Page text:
Is God dead? Or perhaps just hiding?

Carl McColman and Thomas J. J. Altizer, December 6, 2011

Today I had an unexpected treat — theologian Thomas J. J. Altizer, renowned (some would say notorious) in the 1960s because of his association with the “Death of God” controversy, visited the monastery and stopped by the Abbey Store. Although I can’t claim to be that well read in regard to his work, I do have a sense that his notion of “Christian atheism” may have many points of connection with my notion of “holy agnosis” and, of course, the apophatic tradition within Christian mysticism. Anyway, it was an honor to meet him — he’s quite a charming and affable fellow.

In Memoriam: Kenneth Leech
Spiritual Orientation
Concerning Emergence, Contemplation, and the Faith of the Future
Concerning Sheep, Goats, and the Unconditional Love of God
About Carl McColman

Author of Befriending Silence, The Big Book of Christian Mysticism, Answering the Contemplative Call, and other books. Retreat leader. Speaker. Professed Lay Cistercian.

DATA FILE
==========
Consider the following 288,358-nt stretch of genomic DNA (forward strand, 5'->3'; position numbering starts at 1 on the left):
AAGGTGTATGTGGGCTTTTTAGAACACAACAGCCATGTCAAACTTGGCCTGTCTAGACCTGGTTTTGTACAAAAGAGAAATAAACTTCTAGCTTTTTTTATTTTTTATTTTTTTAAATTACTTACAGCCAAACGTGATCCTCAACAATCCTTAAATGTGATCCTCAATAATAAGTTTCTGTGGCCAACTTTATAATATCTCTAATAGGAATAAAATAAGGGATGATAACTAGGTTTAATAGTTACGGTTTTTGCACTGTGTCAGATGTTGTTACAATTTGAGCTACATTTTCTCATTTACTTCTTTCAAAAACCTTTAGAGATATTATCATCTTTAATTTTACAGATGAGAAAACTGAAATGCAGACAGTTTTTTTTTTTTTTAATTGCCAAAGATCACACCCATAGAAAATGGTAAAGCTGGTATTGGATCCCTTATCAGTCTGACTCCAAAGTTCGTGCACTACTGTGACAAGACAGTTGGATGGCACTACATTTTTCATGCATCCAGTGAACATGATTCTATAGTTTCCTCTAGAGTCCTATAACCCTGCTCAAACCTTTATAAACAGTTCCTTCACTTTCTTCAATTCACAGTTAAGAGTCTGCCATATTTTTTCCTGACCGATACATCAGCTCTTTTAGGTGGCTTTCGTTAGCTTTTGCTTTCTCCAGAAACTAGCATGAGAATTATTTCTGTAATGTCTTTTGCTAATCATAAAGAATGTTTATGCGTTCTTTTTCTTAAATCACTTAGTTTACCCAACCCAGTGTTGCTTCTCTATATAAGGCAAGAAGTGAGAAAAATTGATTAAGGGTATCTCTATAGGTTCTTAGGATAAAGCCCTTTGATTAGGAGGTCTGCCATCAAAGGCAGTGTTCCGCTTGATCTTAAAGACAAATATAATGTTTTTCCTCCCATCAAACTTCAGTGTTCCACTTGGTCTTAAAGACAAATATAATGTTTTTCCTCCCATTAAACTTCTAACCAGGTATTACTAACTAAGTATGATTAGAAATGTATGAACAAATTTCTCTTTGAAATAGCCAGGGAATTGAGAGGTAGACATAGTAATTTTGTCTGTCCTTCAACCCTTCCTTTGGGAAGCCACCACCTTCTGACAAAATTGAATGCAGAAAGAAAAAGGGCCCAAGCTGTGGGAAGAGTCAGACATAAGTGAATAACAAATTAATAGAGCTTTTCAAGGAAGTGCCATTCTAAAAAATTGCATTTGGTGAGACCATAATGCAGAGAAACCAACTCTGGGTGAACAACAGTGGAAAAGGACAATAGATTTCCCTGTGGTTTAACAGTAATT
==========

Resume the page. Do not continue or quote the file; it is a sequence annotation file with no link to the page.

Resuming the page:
• Lauren

    I wonder if you have read the books of Peter Rollins?

  • Michael Kennedy

    At times I wish the propnents of God is Dead every success. The God they say is dead never lived

  • Laurie

    awesome Carl. I’m brand new here. I just read Insurrection, loved it.
    Michael, well said. I have stepped off the horizon of religion
    into a more living faith. This faith is very dark and pierced by everything
    that is not-god in myself and in the world. Sometimes I’ve overwhelmed by
    not-god. This feeling (for years) of total abandonment has led me
    into an increasingly naked trust in love. It’s good to be here in the dark in love.
    — Laurie

  • Merridy Galloway

    Is there anything on the west coast,California?

  • phil foster

    Carl – This so takes me back. I’m envious of your meeting Altizer. He is one of the reasons I went to Candler at Emory, as he was a Professor in the Religion Department in 1972. Alas, before I arrived that summer he took a position a SUNY, I believe. His work influenced the label a few of us seminarians used to describe ourselves at the time: reverent agnostics. Still applies. Peace.